The most important triptych by Francis Bacon ever to appear on the open market, which reveals the artist's grief over his lover's suicide, is to be auctioned next month at an estimated price of £26m.
Such a price for Triptych 1974-77 would match the current record for the most expensive Bacon work.
The piece, which is the fourth and last in the Black Triptychs series, focusing on Bacon's grief after George Dyer killed himself in Paris in 1971, differs from the others in expressing a sense of hope. None of the other triptychs by the artist, who died in 1992, has ever appeared on the open market and only one is in private hands. The sale will take place in London on 6 February.
The stormy relationship between Bacon and his lover is said to have begun after the artist caught the rugged East Ender burgling his Kensington apartment in 1964.
It ended, less than a decade later, in the Paris hotel room where Dyer took an overdose on the eve of a major retrospective of Bacon's work at the Grand Palais. Both men had been due to attend the exhibition's opening the following day but Bacon returned to the hotel room, after leaving his lover on his own for a few hours, to find Dyer dead.
Bacon became obsessed by his lover's memory and over the next few years produced works that documented the anguish he felt over his loss.
Triptych 1974-77 is regarded as a seminal artwork showing his lover writhing on a near deserted beach overlooked by the spectre of two terrifying monochrome Orwellian witnesses, and became the centrepiece of an exhibition at the Metropolitan Museum of Art in New York. Bacon painted it for the show as a tribute to Dyer. Pilar Ordovas, head of post-war and contemporary art at Christie's, said it was one of the finest and most mysterious Bacon paintings from the 1970s, produced when the artist was at the height of his powers. "The other three have very sombre black backgrounds and while this is very tortured and incredibly strong, there is also some sort of hope, with the sea and the horizon in the background," she added.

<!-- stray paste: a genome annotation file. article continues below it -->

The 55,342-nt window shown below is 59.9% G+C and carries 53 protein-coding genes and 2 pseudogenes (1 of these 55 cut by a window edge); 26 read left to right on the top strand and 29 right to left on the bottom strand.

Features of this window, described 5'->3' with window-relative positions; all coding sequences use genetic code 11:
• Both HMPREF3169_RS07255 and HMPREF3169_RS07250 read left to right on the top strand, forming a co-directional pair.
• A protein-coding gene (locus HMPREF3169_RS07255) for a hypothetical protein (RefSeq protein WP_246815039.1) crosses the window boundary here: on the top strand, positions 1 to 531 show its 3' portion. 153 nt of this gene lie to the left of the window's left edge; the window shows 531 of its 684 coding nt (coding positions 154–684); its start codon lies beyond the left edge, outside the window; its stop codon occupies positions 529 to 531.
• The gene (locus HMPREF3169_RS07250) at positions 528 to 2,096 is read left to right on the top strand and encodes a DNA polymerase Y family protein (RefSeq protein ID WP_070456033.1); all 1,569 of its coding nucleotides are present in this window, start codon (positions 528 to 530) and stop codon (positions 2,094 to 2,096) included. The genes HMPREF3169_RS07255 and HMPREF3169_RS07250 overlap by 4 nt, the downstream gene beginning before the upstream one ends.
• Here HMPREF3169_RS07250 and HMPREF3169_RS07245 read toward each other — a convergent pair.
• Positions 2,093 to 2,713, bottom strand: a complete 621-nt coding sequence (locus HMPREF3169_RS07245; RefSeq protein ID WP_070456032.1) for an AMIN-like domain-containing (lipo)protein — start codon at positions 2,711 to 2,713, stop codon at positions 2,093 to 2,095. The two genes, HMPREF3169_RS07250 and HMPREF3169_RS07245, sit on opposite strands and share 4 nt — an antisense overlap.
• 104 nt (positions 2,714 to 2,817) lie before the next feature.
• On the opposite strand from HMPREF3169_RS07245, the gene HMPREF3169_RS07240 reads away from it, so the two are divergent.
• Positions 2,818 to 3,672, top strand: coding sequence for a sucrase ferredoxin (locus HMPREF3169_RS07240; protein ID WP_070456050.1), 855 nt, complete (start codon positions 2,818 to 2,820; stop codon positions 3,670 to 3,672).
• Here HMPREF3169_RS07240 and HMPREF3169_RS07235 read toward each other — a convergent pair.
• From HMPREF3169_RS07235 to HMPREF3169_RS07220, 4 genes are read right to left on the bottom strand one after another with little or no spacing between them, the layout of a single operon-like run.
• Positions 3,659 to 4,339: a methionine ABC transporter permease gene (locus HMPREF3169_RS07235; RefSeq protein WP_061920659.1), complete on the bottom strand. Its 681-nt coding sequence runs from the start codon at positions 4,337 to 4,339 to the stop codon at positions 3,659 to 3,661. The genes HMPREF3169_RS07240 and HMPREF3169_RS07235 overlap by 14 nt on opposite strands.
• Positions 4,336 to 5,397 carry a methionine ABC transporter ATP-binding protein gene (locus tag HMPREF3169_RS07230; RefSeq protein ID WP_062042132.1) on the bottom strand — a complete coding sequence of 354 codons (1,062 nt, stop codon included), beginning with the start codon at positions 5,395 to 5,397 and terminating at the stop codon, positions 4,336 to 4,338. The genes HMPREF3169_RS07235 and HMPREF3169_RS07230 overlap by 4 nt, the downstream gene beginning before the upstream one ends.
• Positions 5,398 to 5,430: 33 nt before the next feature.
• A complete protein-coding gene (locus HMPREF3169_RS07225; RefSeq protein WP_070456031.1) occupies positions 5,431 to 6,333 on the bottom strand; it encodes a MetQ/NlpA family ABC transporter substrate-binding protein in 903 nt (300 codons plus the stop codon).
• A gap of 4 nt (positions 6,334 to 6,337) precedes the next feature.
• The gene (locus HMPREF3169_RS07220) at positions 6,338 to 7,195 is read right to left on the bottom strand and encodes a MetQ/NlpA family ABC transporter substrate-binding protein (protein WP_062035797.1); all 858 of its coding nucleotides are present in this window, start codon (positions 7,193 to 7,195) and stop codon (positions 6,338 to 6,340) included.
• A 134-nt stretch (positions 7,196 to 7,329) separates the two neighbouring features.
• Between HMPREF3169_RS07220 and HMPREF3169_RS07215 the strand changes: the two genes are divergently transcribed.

In interviews with his friend and critic David Sylvester, Bacon said the painting of Dyer in the four years after his death was a "conscious act of exorcism".
In Michale Peppiatt's book on Bacon, entitled Anatomy of an Enigma, the artist is quoted as saying: "I feel profoundly guilty about [Dyer's] death. If I had never gone out that morning, if I had simply stayed and made sure he was alright, he may have been around now. He had tried to do it before. He changed completely with drink."
Bacon also said he wished he had left Dyer "exactly the same as when I first met him".
"By giving him enough money to do nothing, I took his incentive away. Stealing gave him something to think about. . . I thought I was helping him."
The current record for any work by Bacon is the £26.6m paid for Study from Innocent X at Sotheby's in New York in May last year.